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PostPosted: Sun Jul 29, 2007 3:09 pm    Post subject: If a post contains some illegal issues you may abuse on it - just click Abuse and fill the form Reply with quote

As usual my ideas are fuzzy rather than clear so I hope you'll see that there is thread in what I would like to say.

FEAR

I realise that the films and film makers I mentioned above are interested in the effect fear has on human kind. This might be the link I see between them.

I think Michael's Moore's analysis of society relies on an analysis of fear and its societal effects, documentray style. How in order to rule, man has to impose fear.

The premise of Apocalypto lies on the destruction of a society because fear, like a disease, spreads to a civilisation. This film is highly symbolic and very pessimistic in its outlook. And Mel Gibson, although not dealing in the horror genre, does resort to many of the gore graphic images displayed in gore movies, in order to show the level of violence mankind is able to impose on itself. The image of Christ he creates in the Passion is a highly human one, one who is faced with fear "Father take away the cup, etc.."

Roth's Hostel has to be over the top to show the extent to which power and fear can be imposed gratuitously, to the point of losing their meaning for those who use it.

In the case of The Devil's Backbone, the horror and historical genres are mixed to show how some political circumstances, oppressive ones, in this case the rise of Franco in Spain, lead a group of people to let fear get a hold on them and be deluded by their imagination and be caught in a cryonic turpor. This phenomenon is well recognized in for example the huge psychosis that affected pre Revolution France, and the period of the Great Fear, where the whole of a country became "frozen" by fear.

Anyway my two cents.
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Primey Prime



Joined: 28 Jun 2007

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PostPosted: Sun Jul 29, 2007 3:14 pm    Post subject: If a post contains some illegal issues you may abuse on it - just click Abuse and fill the form Reply with quote

Saw Transformers. I’ll preface this by saying that I wasn’t expecting too much from it, just to be entertained by a loud, exciting summer blockbuster. I’m no purist. Changes in design don’t bother me. I’m not a ‘this film rapes my childhood’ kinda guy. Progress in a franchise, especially one going from animation to live action is fine, and I thought that was done extremely well. The robots were terrific. I also didn’t care that it was a family(ish) film. I didn’t need it to be dark and terrifying or anything, so I approached it pretty objectively.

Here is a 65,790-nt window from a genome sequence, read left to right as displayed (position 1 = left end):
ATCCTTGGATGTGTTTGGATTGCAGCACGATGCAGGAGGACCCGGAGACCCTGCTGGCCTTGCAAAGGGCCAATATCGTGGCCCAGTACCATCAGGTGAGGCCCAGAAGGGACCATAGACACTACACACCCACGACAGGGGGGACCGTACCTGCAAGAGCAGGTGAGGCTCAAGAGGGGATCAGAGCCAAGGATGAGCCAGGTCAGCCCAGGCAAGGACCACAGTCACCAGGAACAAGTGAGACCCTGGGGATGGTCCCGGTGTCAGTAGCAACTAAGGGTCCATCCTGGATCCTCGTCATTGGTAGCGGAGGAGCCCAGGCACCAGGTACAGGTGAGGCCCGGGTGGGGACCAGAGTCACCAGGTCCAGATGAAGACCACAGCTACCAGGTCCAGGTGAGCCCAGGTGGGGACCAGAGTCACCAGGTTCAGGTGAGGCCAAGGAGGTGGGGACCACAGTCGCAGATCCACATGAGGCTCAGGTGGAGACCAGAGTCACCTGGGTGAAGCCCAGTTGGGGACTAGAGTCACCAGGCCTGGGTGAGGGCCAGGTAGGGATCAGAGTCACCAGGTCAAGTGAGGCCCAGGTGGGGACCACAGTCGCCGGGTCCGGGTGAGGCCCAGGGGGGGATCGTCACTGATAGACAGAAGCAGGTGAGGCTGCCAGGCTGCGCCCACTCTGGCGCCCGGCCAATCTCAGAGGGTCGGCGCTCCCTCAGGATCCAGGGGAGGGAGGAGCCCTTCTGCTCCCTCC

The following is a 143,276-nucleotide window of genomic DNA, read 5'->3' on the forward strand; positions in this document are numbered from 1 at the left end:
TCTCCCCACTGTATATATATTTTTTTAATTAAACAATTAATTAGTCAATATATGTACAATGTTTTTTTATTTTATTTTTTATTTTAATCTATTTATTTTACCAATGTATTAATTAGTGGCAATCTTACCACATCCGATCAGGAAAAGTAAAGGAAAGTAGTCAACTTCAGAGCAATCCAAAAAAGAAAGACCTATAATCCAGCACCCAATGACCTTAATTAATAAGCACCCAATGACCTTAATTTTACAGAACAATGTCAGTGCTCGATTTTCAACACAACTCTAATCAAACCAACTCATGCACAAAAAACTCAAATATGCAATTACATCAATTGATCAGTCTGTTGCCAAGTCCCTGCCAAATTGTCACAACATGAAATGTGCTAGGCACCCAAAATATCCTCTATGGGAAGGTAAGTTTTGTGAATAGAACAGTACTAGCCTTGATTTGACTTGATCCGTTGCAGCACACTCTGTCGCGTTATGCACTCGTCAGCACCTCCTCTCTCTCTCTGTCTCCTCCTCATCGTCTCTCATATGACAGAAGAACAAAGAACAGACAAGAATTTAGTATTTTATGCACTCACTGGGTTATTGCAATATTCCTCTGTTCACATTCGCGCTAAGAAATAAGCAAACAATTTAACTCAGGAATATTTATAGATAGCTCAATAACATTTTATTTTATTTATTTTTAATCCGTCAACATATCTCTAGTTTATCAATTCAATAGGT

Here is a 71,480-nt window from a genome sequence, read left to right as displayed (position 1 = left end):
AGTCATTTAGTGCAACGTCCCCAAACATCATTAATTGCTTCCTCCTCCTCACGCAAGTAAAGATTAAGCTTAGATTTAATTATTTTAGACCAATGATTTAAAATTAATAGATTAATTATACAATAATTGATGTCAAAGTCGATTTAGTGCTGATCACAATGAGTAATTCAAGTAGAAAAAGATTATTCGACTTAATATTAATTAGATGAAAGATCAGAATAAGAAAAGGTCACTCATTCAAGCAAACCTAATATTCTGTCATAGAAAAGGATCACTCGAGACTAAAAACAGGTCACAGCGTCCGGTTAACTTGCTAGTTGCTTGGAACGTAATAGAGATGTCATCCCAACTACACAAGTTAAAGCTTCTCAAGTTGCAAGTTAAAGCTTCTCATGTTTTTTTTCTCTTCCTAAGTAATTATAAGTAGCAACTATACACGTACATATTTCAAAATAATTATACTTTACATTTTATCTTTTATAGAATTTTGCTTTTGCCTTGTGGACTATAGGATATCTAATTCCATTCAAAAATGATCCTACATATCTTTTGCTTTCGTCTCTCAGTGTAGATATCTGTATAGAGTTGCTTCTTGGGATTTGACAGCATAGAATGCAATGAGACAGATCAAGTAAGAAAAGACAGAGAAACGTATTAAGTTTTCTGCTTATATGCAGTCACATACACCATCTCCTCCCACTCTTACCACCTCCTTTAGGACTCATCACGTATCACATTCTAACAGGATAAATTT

The problem with it was Michael Bay’s totally inept filmmaking abilities. I hadn't seen any of his films before. It built up well enough. There was plenty of fun, formulaic humour and interaction with the autobots where you could see them all clearly. But the ending (a big fight in a city) was an utter mess. What a flub. The camera was never filming what it should have. If it went near anything good, it was dashing about so frenetically that you didn’t get a sense of anything, leaving the action uninvolving. He never held a shot longer than a fraction of a second, which would have helped it a great deal, and there were hardly any wide shots. Everything’s up close, going for that shaky effect, presumably to make you feel like you’re there, in the action, panicking. But it’s just crap, really, if it’s not done well.

Prime and Megatron are ready to fight. “One shall stand, one shall fall”. It could have been iconic. But as they start, we’re taken down the road where another decepticon is creeping up and we have the army guy’s point of view tracking him with a gun. There are glimpses of the two leaders fighting here and there, which should have been the focus, but no, that was it.